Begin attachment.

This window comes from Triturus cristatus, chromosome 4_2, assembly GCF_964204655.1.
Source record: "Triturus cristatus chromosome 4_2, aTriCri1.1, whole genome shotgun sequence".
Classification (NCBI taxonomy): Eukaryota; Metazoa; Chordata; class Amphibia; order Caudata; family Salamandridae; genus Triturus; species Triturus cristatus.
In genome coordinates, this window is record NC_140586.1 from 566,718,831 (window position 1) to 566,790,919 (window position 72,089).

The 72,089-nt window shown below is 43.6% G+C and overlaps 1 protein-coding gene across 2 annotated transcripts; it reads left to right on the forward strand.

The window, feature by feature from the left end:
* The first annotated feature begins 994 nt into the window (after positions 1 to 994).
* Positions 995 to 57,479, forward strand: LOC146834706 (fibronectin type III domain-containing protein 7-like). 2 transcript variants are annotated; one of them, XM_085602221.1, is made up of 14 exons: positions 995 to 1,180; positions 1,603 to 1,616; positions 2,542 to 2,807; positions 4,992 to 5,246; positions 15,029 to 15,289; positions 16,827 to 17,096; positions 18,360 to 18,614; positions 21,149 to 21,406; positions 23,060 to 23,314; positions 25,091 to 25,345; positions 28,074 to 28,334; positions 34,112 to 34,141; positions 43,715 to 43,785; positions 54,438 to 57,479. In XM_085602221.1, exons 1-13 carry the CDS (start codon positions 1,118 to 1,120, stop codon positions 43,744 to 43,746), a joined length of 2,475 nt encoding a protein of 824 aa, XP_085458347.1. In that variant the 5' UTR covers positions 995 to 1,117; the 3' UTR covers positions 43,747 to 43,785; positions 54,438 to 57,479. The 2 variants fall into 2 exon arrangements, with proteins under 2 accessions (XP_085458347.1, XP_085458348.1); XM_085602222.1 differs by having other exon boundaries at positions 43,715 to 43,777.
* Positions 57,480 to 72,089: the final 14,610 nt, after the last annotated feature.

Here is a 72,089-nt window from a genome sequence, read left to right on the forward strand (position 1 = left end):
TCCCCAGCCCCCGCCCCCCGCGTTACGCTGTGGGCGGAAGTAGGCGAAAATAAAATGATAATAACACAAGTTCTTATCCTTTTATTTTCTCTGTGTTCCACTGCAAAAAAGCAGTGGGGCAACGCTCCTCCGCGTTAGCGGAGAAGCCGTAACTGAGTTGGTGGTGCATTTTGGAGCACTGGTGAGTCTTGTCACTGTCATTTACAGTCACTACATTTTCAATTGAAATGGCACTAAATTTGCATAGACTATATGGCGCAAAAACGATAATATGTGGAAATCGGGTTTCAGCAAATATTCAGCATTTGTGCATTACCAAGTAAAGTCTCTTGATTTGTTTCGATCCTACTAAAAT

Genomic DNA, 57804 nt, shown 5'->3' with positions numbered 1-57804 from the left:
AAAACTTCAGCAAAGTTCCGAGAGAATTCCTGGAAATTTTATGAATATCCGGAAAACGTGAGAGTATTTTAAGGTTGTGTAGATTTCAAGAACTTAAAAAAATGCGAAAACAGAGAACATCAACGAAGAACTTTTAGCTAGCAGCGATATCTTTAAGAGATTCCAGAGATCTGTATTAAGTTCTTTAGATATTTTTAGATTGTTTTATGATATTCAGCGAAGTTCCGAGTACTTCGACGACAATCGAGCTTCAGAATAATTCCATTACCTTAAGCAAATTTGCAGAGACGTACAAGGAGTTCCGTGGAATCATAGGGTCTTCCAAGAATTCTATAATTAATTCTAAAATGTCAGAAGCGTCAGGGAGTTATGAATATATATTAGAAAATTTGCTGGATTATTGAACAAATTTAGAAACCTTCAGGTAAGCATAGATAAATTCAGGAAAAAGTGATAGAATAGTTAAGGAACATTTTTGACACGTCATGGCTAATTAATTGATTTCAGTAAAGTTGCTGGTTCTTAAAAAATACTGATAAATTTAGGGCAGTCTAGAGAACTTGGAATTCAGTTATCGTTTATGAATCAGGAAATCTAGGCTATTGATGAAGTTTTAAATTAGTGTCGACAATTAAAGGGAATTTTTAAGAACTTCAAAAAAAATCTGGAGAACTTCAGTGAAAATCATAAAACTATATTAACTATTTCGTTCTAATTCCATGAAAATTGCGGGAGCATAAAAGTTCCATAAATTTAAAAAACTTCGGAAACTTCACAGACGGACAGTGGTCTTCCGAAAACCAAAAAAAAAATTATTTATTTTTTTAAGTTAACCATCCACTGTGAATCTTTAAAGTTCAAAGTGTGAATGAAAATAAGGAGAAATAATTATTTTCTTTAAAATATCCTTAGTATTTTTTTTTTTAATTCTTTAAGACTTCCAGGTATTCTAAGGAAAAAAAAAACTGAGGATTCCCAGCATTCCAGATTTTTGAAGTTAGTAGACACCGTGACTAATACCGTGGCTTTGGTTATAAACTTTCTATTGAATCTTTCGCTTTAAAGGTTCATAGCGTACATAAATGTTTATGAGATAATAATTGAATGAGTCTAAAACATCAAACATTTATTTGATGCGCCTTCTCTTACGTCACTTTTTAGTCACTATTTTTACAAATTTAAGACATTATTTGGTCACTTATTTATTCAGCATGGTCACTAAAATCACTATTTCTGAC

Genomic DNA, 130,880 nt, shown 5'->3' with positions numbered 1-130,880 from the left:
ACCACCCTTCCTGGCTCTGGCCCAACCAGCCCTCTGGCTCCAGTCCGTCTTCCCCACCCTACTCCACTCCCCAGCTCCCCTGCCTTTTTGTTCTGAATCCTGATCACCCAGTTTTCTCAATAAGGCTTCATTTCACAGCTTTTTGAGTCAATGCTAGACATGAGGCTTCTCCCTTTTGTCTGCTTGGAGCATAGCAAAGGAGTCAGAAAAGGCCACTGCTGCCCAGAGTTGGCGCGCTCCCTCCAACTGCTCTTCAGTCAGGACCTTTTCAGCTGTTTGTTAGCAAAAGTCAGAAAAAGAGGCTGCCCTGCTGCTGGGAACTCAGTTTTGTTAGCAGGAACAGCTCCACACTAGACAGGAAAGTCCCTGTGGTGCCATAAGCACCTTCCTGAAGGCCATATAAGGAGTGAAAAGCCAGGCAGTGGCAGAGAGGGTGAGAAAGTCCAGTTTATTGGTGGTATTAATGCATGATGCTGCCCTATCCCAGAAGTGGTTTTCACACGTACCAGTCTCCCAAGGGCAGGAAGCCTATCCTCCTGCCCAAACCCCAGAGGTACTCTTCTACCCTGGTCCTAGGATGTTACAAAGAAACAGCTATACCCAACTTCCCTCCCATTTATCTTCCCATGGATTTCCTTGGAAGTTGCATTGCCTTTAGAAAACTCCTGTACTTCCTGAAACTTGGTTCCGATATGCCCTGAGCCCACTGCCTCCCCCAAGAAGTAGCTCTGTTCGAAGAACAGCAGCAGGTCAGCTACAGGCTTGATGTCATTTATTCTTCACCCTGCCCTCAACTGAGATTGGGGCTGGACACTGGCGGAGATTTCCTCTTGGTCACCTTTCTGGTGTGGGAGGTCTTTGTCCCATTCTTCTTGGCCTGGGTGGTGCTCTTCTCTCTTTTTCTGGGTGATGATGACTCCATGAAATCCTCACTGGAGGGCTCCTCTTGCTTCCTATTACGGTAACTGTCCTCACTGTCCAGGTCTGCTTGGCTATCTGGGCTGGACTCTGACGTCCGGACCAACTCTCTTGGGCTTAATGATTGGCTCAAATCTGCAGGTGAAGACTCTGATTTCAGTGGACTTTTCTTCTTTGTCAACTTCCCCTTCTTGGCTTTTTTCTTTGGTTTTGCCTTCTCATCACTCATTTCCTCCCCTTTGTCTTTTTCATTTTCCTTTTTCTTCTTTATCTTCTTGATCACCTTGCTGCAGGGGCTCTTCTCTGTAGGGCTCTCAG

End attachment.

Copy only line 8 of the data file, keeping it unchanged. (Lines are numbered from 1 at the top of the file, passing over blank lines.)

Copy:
* Positions 995 to 57,479, forward strand: LOC146834706 (fibronectin type III domain-containing protein 7-like). 2 transcript variants are annotated; one of them, XM_085602221.1, is made up of 14 exons: positions 995 to 1,180; positions 1,603 to 1,616; positions 2,542 to 2,807; positions 4,992 to 5,246; positions 15,029 to 15,289; positions 16,827 to 17,096; positions 18,360 to 18,614; positions 21,149 to 21,406; positions 23,060 to 23,314; positions 25,091 to 25,345; positions 28,074 to 28,334; positions 34,112 to 34,141; positions 43,715 to 43,785; positions 54,438 to 57,479. In XM_085602221.1, exons 1-13 carry the CDS (start codon positions 1,118 to 1,120, stop codon positions 43,744 to 43,746), a joined length of 2,475 nt encoding a protein of 824 aa, XP_085458347.1. In that variant the 5' UTR covers positions 995 to 1,117; the 3' UTR covers positions 43,747 to 43,785; positions 54,438 to 57,479. The 2 variants fall into 2 exon arrangements, with proteins under 2 accessions (XP_085458347.1, XP_085458348.1); XM_085602222.1 differs by having other exon boundaries at positions 43,715 to 43,777.